University of California regents today voted to raise tuition by about $1,070, sending the total cost to $12,192 for the upcoming school year.
After a recently approved $650 million cut in state funding, UC regents said they had no choice but to raise tuition to close about a quarter of the system's $1 billion budget deficit. When combined with a previous hike, tuition will be 18 percent more -- about $1,890 -- in fall 2011 than it was in fall 2010. Each campus also charges undergraduates about $1,000 in additional fees.
Regents said they were unhappy about raising tuition but they felt compelled to do it to preserve UC's academic quality.
"To not support the faculty is totally irresponsible. We can't support the faculty unless we have these tuition increases," said Regent Richard Blum.
Four regents voted against the tuition increase: Eddie Island, Alfredo Mireles, George Marcus and Lt. Gov. Gavin Newsom.
"The biggest threat to our democracy is income inequality, the loss of the middle class," Newsom said. "And here we are once again, putting the nail in the coffin of the middle class. That's exactly who gets hurt in this debate."
UC grants cover tuition for students from families with incomes up to $80,000, and UC plans to pay the increase in tuition for one year for families earning up to $120,000.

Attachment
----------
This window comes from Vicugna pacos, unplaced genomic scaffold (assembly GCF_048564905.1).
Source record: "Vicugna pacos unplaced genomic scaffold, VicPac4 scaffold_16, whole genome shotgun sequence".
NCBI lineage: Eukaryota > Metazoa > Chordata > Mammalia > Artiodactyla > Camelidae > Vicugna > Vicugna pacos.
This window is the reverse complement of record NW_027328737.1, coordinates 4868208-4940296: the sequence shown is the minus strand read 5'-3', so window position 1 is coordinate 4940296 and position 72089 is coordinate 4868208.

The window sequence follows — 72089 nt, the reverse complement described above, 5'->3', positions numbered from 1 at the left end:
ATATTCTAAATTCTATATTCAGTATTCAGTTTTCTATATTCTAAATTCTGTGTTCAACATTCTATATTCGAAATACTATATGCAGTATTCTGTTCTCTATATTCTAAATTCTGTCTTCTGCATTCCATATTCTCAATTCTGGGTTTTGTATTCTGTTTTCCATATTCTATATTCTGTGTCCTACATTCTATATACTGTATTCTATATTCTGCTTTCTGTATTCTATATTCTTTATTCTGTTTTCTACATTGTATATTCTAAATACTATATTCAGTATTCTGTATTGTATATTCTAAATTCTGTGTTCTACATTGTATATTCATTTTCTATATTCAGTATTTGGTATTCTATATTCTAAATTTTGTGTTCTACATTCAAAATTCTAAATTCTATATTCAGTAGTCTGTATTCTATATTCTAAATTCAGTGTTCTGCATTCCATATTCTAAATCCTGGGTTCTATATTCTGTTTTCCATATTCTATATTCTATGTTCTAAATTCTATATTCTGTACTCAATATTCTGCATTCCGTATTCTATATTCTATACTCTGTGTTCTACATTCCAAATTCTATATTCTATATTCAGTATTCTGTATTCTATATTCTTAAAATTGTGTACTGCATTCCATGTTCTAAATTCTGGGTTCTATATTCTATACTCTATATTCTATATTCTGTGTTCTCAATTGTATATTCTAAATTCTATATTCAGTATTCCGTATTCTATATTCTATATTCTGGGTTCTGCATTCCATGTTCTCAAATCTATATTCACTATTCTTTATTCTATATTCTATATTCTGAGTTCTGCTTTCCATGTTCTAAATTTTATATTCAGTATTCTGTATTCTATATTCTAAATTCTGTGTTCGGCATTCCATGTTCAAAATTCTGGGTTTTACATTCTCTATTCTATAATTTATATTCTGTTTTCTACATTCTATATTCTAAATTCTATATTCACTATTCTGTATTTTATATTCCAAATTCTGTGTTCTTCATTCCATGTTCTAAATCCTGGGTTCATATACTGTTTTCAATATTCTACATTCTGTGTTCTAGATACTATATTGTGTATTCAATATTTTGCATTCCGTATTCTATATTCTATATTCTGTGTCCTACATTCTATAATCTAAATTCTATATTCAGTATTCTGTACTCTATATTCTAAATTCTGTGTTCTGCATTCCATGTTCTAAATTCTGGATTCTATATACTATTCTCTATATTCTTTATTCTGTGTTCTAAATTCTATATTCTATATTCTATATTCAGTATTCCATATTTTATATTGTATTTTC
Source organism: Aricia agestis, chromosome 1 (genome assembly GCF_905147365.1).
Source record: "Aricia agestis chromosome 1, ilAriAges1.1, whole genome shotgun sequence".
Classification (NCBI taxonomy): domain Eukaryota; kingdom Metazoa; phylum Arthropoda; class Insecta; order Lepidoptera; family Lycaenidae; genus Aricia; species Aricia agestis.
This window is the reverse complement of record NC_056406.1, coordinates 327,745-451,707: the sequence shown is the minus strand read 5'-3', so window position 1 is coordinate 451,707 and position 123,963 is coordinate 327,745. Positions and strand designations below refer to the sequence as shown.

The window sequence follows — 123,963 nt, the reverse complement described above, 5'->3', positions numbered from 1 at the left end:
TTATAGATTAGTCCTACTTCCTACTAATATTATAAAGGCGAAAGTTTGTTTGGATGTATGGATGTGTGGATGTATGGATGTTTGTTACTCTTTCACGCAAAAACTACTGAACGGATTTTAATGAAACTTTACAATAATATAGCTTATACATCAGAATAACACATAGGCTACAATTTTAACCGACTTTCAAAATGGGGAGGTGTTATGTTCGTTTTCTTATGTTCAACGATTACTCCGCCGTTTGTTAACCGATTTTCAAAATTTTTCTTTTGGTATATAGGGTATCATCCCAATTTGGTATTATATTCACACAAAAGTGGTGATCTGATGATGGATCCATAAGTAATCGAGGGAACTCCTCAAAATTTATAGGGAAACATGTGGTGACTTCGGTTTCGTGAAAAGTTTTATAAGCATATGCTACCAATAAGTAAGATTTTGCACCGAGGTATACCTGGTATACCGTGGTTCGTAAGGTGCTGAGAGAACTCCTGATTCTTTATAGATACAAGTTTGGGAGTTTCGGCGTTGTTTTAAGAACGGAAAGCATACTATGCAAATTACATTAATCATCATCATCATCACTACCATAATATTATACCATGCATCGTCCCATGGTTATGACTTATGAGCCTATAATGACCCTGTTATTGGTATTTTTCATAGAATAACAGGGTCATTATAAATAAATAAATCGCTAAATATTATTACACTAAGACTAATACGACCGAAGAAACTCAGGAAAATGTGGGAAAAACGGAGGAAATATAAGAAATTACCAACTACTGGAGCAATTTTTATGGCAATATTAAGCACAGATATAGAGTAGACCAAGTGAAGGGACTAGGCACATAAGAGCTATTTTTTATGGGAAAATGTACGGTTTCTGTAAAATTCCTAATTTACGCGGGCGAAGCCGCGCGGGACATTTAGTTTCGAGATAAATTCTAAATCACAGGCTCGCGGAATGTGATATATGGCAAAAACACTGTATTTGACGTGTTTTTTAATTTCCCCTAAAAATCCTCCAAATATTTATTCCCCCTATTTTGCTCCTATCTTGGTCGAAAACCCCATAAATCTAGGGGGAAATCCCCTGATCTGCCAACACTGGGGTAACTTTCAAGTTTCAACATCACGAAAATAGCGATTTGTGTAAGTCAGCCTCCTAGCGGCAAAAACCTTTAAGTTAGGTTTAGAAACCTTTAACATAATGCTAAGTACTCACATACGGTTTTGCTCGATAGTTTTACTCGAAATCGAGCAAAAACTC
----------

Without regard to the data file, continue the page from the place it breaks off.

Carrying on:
The system is relying on budget cuts and fund transfers to close the rest of its budget gap. Many campuses have begun admitting more students from outside of California, for whom tuition is roughly three times as high as it is for state residents.
Regents also discussed other long-term solutions to the budget crunch, including charging international students higher rates, increasing online class offerings, being more aggressive about seeking private donations and consolidating some operations at each campus into one statewide office.
"These are things we are going to explore deeply when the campuses are ready, and we'll take a hard a look," said regent Sherry Lansing. "But they wouldn't help us today because they are long-term."
If state revenues during the next six months don't meet expectations, UC could lose another $100 million through "trigger" cuts. At students' request, UC regents put off discussing today how much they will increase tuition if the state cuts funding mid-year.
Laurel Rosenhall of The Bee Capitol Bureau contributed to this report.